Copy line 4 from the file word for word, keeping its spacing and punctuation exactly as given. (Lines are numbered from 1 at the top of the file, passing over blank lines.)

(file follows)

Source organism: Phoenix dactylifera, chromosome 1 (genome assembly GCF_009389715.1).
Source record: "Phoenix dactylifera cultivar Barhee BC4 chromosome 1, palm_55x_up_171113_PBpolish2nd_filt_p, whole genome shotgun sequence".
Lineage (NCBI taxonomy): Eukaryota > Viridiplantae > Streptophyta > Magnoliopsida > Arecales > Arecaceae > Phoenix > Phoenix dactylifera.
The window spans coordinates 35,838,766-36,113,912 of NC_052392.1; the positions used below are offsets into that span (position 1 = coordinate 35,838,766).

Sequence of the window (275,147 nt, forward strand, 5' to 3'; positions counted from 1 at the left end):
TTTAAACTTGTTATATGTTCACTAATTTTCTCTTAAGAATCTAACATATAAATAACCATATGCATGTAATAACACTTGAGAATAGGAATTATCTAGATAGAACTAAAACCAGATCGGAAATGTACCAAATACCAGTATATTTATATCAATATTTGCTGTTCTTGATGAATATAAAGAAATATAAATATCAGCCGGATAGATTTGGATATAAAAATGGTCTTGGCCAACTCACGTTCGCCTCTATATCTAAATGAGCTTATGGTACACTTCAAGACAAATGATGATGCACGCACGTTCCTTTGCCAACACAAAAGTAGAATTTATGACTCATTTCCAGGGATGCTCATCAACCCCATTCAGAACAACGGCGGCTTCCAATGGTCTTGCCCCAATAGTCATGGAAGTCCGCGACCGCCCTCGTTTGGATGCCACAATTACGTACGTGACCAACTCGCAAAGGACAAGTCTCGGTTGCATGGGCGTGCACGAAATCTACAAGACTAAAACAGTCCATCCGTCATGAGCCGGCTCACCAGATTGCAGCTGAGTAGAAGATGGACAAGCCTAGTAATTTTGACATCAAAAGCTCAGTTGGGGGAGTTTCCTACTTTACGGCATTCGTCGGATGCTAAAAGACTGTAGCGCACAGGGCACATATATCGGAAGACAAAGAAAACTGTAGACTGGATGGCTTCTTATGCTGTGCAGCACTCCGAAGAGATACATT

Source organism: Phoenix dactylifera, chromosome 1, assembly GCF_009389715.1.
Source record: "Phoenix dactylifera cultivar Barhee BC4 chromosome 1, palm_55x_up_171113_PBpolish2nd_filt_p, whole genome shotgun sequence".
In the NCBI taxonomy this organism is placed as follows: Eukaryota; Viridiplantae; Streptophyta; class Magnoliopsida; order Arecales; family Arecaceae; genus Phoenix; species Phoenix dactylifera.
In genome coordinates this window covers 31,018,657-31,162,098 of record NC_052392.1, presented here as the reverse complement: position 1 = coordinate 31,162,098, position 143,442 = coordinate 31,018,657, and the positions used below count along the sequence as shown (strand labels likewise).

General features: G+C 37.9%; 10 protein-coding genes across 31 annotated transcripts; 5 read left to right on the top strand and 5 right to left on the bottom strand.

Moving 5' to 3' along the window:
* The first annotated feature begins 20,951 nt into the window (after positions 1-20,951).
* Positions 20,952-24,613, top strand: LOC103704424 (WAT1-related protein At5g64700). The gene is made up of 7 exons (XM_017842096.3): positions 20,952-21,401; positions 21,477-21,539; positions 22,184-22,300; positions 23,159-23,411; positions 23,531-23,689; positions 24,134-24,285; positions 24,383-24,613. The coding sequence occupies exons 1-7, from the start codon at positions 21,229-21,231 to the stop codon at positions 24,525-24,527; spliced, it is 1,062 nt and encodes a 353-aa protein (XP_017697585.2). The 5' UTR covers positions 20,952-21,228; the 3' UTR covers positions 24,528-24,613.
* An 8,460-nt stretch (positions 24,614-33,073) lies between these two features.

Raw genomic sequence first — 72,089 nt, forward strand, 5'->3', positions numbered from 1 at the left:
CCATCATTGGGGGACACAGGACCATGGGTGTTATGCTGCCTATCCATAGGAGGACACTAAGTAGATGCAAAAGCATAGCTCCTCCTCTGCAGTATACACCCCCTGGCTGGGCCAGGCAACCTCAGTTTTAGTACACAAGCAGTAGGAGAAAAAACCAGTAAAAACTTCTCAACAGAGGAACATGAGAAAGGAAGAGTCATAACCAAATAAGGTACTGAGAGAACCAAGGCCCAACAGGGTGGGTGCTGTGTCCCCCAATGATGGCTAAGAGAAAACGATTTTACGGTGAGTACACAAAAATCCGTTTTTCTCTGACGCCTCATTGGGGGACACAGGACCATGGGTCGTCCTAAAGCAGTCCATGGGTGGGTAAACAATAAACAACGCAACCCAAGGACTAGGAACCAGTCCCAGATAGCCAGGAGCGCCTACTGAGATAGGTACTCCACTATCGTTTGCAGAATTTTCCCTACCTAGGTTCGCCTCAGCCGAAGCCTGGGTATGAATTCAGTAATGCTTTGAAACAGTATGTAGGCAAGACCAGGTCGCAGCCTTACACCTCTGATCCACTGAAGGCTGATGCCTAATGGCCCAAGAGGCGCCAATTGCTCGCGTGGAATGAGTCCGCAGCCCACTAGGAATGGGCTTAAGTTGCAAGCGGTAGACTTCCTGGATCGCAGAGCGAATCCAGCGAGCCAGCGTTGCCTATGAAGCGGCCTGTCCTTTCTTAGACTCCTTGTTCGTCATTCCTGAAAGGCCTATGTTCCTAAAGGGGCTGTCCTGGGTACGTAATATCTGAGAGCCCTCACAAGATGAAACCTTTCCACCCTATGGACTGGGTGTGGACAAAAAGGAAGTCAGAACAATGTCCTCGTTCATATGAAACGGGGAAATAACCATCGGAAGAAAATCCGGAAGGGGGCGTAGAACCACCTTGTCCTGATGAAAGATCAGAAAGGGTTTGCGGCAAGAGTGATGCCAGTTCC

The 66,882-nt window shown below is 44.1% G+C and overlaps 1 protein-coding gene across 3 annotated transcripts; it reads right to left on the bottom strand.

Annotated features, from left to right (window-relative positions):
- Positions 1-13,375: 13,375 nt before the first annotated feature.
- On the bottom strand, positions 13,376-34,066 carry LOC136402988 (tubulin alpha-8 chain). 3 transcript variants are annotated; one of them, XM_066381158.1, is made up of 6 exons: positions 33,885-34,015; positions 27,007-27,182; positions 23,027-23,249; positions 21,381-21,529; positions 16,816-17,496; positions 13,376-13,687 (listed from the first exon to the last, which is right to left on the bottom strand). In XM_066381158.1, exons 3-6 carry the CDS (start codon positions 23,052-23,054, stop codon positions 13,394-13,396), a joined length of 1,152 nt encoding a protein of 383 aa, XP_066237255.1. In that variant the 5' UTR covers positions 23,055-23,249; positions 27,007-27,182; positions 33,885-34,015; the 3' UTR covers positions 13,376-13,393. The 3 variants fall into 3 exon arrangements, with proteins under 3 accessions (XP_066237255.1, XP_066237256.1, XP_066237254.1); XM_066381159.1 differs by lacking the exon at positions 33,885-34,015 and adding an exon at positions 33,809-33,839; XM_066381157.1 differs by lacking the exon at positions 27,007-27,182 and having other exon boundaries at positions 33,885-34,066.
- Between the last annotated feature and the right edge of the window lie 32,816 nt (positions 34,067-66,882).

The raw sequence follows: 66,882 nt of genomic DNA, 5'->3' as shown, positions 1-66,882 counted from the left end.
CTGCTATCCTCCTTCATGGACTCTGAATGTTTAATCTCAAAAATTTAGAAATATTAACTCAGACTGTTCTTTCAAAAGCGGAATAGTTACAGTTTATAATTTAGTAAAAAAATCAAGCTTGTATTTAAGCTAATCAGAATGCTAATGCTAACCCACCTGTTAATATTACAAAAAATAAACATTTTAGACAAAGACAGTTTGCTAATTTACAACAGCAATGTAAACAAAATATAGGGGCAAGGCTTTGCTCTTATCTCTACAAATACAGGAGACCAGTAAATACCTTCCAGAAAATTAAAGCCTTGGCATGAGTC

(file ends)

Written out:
The window spans coordinates 35,838,766-36,113,912 of NC_052392.1; the positions used below are offsets into that span (position 1 = coordinate 35,838,766).